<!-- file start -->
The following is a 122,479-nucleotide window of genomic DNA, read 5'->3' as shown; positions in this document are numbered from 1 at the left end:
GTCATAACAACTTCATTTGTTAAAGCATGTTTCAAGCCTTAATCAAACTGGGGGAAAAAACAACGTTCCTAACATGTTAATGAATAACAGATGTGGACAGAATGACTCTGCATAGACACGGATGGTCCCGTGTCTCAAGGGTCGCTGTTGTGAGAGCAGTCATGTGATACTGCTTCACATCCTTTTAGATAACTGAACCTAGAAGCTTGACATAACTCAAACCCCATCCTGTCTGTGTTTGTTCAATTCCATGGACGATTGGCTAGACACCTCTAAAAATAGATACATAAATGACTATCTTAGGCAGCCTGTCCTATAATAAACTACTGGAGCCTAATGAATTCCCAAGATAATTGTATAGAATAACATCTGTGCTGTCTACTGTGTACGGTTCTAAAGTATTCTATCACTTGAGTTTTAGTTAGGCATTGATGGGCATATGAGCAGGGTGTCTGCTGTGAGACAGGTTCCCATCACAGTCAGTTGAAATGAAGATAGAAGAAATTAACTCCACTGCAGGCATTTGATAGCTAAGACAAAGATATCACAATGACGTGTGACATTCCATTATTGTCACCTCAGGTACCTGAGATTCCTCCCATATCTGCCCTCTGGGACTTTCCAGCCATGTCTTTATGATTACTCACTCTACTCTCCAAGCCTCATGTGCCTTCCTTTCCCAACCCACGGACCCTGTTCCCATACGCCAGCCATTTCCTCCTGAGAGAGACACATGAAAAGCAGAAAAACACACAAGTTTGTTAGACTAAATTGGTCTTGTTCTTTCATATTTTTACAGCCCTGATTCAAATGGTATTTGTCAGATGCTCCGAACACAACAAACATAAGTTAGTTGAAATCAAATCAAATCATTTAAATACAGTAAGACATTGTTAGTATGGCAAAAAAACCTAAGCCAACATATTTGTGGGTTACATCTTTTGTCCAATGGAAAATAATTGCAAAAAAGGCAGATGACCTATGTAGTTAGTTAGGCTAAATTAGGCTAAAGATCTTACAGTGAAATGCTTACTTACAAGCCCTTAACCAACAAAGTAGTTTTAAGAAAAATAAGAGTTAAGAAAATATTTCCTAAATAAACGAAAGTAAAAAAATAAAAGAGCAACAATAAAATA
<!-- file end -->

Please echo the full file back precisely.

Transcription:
The following is a 122,479-nucleotide window of genomic DNA, read 5'->3' as shown; positions in this document are numbered from 1 at the left end:
GTCATAACAACTTCATTTGTTAAAGCATGTTTCAAGCCTTAATCAAACTGGGGGAAAAAACAACGTTCCTAACATGTTAATGAATAACAGATGTGGACAGAATGACTCTGCATAGACACGGATGGTCCCGTGTCTCAAGGGTCGCTGTTGTGAGAGCAGTCATGTGATACTGCTTCACATCCTTTTAGATAACTGAACCTAGAAGCTTGACATAACTCAAACCCCATCCTGTCTGTGTTTGTTCAATTCCATGGACGATTGGCTAGACACCTCTAAAAATAGATACATAAATGACTATCTTAGGCAGCCTGTCCTATAATAAACTACTGGAGCCTAATGAATTCCCAAGATAATTGTATAGAATAACATCTGTGCTGTCTACTGTGTACGGTTCTAAAGTATTCTATCACTTGAGTTTTAGTTAGGCATTGATGGGCATATGAGCAGGGTGTCTGCTGTGAGACAGGTTCCCATCACAGTCAGTTGAAATGAAGATAGAAGAAATTAACTCCACTGCAGGCATTTGATAGCTAAGACAAAGATATCACAATGACGTGTGACATTCCATTATTGTCACCTCAGGTACCTGAGATTCCTCCCATATCTGCCCTCTGGGACTTTCCAGCCATGTCTTTATGATTACTCACTCTACTCTCCAAGCCTCATGTGCCTTCCTTTCCCAACCCACGGACCCTGTTCCCATACGCCAGCCATTTCCTCCTGAGAGAGACACATGAAAAGCAGAAAAACACACAAGTTTGTTAGACTAAATTGGTCTTGTTCTTTCATATTTTTACAGCCCTGATTCAAATGGTATTTGTCAGATGCTCCGAACACAACAAACATAAGTTAGTTGAAATCAAATCAAATCATTTAAATACAGTAAGACATTGTTAGTATGGCAAAAAAACCTAAGCCAACATATTTGTGGGTTACATCTTTTGTCCAATGGAAAATAATTGCAAAAAAGGCAGATGACCTATGTAGTTAGTTAGGCTAAATTAGGCTAAAGATCTTACAGTGAAATGCTTACTTACAAGCCCTTAACCAACAAAGTAGTTTTAAGAAAAATAAGAGTTAAGAAAATATTTCCTAAATAAACGAAAGTAAAAAAATAAAAGAGCAACAATAAAATA